Plans to pull the historic ferry Kalakala free from the beach in Kodiak, Alaska, have been postponed for the second month in a row, with Seattle sculptor Peter Bevis still seeking insurance, title to the boat and more evidence about the condition of its hull.
Bevis, who had hoped to tow the Kalakala out of a cove at high tide this week, said workers will now aim for a high tide July 23.
The additional month gives engineers and salvage workers time to determine if the hull, long buried in dirt and gravel, is strong enough to survive a tow.
Options include towing the Kalakala by tug to nearby Womens Bay outside Kodiak, towing it to Seward, Alaska, for repairs in dry dock, or placing it aboard a submersible barge for a tow back to Puget Sound.
Two experts in riveted hulls are in Kodiak this weekend assessing the hull's soundness. A naval architect in Seattle is preparing a detailed structural analysis and drawings that would be needed for a tow.
"We learn more every day," Bevis said yesterday. "We've never been closer."
For Bevis and the Kalakala, the postponement was one more small delay in what has become a 10-year saga of false starts and wrong turns, redemptions and miraculous revivals.
The project has suffered both from disorganization and lack of money. It didn't really kick into gear until 1995, when Bevis and some close friends began working on the boat and he hired a full-time executive director for the Kalakala Foundation.
Last summer Bevis moved to Kodiak to devote himself to the project full time. Last winter he hired a paid crew of nearly 20 in Kodiak to excavate the hull, haul out debris and weld fresh steel over gaping holes.
For years Bevis and foundation staff assumed they could tow the boat home. Bevis spent thousands of dollars on ultrasound testing and marine surveyors to establish that the inside of the hull was sound.
But when the hull was excavated and exposed this spring, marine insurers had doubts: They worried that exposed exterior rivets could pop in an open-water tow and said the Kalakala should be towed aboard a submersible barge.
Excavating the hull was only possible after literally tons of cannery debris, old buildings and a dock in front of the Kalakala were cleared away.
"It's easy to say we knew these things before, but we really didn't," said Holly James, executive director of the foundation. "Before, it was all theory. You couldn't quantify it until the stage we are at now.
"I'm not discouraged. Each date we've learned more than before. . . . We are progressing each day. The Kalakala is coming home. And she is coming home safely."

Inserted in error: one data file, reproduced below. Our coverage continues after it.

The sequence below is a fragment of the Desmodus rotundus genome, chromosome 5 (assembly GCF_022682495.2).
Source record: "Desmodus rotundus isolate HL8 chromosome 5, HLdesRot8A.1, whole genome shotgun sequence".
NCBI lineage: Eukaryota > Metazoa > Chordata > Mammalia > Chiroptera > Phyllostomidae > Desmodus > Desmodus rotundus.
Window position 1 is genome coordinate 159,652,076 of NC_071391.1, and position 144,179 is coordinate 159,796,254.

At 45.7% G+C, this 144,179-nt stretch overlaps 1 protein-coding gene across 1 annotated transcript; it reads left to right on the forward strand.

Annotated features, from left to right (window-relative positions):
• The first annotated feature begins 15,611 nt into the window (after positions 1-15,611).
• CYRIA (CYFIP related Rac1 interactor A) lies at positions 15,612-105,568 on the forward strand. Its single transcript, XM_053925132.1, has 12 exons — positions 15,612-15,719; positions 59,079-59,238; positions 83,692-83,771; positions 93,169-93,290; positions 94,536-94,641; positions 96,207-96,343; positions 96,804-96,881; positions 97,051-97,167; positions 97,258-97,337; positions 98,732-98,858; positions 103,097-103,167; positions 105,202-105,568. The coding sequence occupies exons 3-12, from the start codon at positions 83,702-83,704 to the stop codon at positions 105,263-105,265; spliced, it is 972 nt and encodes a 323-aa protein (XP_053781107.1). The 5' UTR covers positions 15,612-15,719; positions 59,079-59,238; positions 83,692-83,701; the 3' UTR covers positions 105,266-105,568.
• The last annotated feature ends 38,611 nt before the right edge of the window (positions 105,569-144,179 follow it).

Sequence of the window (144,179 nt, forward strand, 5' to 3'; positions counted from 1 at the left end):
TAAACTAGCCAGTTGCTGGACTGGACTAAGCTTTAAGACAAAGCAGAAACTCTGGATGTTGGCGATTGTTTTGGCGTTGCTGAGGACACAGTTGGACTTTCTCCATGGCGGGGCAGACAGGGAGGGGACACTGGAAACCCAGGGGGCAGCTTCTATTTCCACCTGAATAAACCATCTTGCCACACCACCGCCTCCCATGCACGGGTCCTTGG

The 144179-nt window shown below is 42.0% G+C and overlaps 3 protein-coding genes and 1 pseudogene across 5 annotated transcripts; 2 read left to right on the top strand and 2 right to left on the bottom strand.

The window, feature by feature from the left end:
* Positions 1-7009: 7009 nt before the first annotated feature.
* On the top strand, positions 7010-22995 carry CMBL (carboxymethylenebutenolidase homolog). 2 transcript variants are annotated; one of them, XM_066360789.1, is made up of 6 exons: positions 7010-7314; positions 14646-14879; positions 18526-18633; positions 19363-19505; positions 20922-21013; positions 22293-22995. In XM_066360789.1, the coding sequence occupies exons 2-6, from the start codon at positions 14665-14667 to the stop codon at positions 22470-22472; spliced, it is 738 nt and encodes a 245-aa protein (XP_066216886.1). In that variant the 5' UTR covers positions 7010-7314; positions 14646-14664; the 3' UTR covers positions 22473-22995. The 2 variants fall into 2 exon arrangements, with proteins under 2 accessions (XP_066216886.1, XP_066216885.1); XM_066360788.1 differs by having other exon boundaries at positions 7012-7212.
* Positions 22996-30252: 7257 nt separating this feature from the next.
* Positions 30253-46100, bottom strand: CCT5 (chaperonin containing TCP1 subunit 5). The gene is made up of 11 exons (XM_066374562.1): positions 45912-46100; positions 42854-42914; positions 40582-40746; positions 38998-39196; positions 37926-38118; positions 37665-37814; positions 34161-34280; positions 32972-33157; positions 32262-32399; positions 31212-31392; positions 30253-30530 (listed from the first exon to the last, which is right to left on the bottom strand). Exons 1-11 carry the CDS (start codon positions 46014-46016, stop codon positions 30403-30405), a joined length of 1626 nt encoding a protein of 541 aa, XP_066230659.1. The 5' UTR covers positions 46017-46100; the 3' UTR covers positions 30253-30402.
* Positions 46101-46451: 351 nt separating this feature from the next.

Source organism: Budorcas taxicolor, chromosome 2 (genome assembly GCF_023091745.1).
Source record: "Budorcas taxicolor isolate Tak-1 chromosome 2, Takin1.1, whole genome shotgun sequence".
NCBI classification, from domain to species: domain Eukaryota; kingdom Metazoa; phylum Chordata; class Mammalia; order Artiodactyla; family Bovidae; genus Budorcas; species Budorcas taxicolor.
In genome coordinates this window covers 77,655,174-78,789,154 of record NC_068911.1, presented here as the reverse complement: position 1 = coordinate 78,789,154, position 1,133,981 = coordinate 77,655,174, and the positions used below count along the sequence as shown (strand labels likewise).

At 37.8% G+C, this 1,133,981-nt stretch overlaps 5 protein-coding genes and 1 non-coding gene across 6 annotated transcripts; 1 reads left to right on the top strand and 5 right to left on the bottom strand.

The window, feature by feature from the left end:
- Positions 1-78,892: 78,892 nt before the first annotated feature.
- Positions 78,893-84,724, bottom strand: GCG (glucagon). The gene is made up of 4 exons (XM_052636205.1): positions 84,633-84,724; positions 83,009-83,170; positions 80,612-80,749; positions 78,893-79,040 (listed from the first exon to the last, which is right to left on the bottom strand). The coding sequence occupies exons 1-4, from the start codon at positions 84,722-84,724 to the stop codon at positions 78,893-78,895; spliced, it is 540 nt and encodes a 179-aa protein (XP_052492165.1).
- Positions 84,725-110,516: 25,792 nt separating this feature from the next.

A tow aboard a barge is much more complicated and expensive than simply towing the vessel. It requires engineering studies to design a cradle to support the Kalakala on a barge. Then come custom fabrication, the tow itself, and dry-docking the ferry somewhere. Cost? Estimates have been as high as $600,000 - money Bevis says he doesn't have.
Added to the usual difficulties are problems peculiar to the Kalakala. Kodiak is remote, labor and materials are expensive, and the vessel's design is one of a kind.
Then there's Bevis, who admits he hasn't always wanted to hear the voices of reason, and who once dismissed talk of insurance and engineering studies as "paperwork."
But defenders say Bevis, controversial and charismatic, is the only one who could have gotten the project this far - or tried it in the first place.
Bevis says he is listening now and realizes he needs the expensive barge tow, insurance and expert advice. "I've been trying to bring other people into this project for years," he said last week. "I'd like to work myself out of a job."
Tom Putnam, a Seattle documentary filmmaker who served on the board of the Kalakala Foundation in 1995, acknowledges that keeping the project on track has been a struggle.
"There were some real lapses," Putnam said. "It took years to get the foundation's paperwork done. Real nuts and bolts things would fall through the cracks. It just drove us crazy. Something was supposed to be filed, but it sat in a drawer, that kind of thing."
Among other things, the foundation hadn't registered itself as a charity with the Secretary of State's office, as required by law, until asked about it by a reporter.
"I stood on the bow of the Kalakala a year ago," Putnam remembers, "and did a critical-path analysis, a systematic analysis of what needed to be done, and Peter was standing right there. It fell apart right away. Things weren't getting done or not getting done in the proper sequence or not getting done because of ineptitude or disagreements.
"It's magical thinking, that maybe someone would come forward and create a miracle."
Randy McGreal, a current Kalakala Foundation board member, is the developer of a $150 million revitalization planned for the Bremerton waterfront, and would like to install the Kalakala as a centerpiece of that project.
"Have they made mistakes and missteps? Sure. It just seems to me to be a normal progression," McGreal said. "Peter's an artist; a sculptor. I don't think he's going to be nominated personnel director of IBM any time soon. But there's no question he's generated more excitement than anyone else about the Kalakala."
James said the foundation continues to grow. "We are at a level of professionalism and involvement with the community where we have never been before." Just this month, an anonymous donor gave $10,000 to the Kalakala restoration, James said. And engineering drawings and a professional survey of the riveted hull are under way in Kodiak.
"Every day new people get involved," she said. "This started out as a family-and-friends-based operation, but the project has grown, against all odds."
Lynda Mapes' phone message number is 206-464-2736. Her e-mail is email@example.com